Wednesday, October 3, 2007

Disturbing Trend from the Judicial Branch

And in other news from the folks at CitizenLink, we're reminded yet again that the federal judiciary considers itself the ultimate and the final arbiter as to how, and by what method the U.S. Constitution is to be interpreted...

A dangerous precedent has been set here, and in my opinion we simply cannot reiterate the point often enough. Many of us recognized it and spoke out loudly against it following the Supreme Court's revisit and overturning of its previous decision in the Lawrence v. Texas case most notably. CitizenLink names the Goodridge v. Massachusetts case specifically as one example of the dangerous tendency of the Court to cite foreign and international law as its basis for its decisions in these cases.

Let us here pause to revisit the plain language of the Preamble to the U.S. Constitution:

We the People of the United States, in order to form a more perfect Union, establish justice, insure domestic tranquility, provide for the common Defence, promote the general Welfare, and secure the blessings of Liberty to ourselves and our posterity, do ordain and establish this Constitution...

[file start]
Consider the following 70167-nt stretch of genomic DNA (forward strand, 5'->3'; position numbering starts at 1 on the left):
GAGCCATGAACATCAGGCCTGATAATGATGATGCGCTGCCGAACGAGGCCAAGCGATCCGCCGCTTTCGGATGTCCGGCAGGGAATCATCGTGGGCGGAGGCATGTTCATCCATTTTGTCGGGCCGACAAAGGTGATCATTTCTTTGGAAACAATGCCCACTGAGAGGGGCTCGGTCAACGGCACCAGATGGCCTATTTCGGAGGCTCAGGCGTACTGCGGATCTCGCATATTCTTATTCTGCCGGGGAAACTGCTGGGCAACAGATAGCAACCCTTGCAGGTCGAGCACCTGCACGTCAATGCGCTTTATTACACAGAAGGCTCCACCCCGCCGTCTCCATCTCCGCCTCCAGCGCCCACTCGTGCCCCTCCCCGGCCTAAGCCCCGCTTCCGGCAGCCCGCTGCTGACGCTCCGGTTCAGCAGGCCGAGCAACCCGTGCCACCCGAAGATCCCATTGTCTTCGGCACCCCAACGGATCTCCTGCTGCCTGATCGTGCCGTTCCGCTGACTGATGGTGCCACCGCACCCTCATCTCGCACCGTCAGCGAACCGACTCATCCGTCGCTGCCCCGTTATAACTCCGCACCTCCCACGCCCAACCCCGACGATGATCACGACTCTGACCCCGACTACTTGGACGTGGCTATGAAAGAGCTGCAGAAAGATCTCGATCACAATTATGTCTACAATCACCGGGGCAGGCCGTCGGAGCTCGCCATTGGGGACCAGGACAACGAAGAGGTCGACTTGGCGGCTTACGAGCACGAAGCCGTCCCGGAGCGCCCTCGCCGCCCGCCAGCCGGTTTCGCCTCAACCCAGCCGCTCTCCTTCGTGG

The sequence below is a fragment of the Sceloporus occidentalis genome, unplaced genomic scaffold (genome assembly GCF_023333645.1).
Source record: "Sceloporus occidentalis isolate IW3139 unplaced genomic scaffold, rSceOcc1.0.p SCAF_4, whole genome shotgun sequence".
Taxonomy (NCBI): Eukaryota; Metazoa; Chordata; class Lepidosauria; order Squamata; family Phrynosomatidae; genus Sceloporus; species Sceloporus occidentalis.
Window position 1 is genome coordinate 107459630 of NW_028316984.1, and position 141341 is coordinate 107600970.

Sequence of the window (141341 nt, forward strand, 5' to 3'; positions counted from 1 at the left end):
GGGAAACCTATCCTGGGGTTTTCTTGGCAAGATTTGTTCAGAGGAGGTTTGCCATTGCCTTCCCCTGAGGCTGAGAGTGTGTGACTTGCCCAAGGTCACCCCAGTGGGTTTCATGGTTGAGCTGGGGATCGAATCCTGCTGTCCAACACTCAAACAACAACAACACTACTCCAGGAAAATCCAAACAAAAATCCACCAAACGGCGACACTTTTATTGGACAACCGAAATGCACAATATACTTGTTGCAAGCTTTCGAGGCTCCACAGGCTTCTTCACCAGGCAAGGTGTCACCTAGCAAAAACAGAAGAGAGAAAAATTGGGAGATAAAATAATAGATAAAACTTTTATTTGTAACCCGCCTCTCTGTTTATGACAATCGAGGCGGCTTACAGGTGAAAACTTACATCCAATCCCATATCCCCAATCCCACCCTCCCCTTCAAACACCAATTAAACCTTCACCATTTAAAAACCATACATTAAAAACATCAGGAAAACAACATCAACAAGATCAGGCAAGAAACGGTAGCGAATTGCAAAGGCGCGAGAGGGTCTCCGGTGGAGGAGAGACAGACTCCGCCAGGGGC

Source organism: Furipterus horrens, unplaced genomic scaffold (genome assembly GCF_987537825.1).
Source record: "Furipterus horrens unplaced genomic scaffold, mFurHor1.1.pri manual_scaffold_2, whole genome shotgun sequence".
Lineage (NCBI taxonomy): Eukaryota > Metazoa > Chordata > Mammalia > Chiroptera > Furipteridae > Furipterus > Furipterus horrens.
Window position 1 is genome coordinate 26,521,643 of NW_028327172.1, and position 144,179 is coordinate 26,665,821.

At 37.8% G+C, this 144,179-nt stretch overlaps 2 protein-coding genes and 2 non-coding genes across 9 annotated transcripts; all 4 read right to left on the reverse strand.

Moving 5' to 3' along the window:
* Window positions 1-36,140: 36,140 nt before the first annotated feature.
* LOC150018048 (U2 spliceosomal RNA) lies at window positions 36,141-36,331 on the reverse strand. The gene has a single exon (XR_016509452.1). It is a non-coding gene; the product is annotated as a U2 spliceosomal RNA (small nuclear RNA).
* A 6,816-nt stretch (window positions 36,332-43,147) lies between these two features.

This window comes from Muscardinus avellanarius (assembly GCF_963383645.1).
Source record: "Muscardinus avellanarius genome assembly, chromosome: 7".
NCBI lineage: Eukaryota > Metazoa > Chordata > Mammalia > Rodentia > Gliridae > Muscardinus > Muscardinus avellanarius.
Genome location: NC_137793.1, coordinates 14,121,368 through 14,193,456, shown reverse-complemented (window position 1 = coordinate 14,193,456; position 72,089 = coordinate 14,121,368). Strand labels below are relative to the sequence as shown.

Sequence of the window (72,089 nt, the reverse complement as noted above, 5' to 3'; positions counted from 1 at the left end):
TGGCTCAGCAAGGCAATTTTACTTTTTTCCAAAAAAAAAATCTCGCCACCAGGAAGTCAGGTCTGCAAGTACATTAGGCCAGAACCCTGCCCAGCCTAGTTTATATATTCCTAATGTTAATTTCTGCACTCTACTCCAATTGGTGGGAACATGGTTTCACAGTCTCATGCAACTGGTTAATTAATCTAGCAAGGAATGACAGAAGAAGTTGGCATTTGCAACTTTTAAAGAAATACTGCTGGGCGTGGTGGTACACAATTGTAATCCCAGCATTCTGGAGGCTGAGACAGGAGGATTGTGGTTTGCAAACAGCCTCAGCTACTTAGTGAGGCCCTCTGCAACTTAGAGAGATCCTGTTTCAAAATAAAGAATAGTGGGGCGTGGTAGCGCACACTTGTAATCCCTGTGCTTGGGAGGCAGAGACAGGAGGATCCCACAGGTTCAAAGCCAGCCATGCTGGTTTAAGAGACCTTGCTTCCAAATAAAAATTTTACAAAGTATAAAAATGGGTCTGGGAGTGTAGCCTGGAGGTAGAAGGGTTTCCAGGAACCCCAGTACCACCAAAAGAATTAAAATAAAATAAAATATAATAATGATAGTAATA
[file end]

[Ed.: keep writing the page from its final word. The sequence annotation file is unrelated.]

For the United States of America.

In fact, we may cite numerous passages from the Constitution which would show this tendency of the courts to be a clear violation of the spirit and letter of the U.S. Constitution. Articles VI and VII come to mind offhand.

Article VI:

"The Constitution, and the laws of the United States which shall be made in pursuance thereof, and all treaties made, or which shall be made, under the authority of the United States, shall be the supreme law of the land..."

Article VII:

"Done in convention...the seventeenth day of September, in the year of our Lord one thousand seven hundred and eighty seven, and of the independence of the United States of America the twelfth..."

End of initial entry.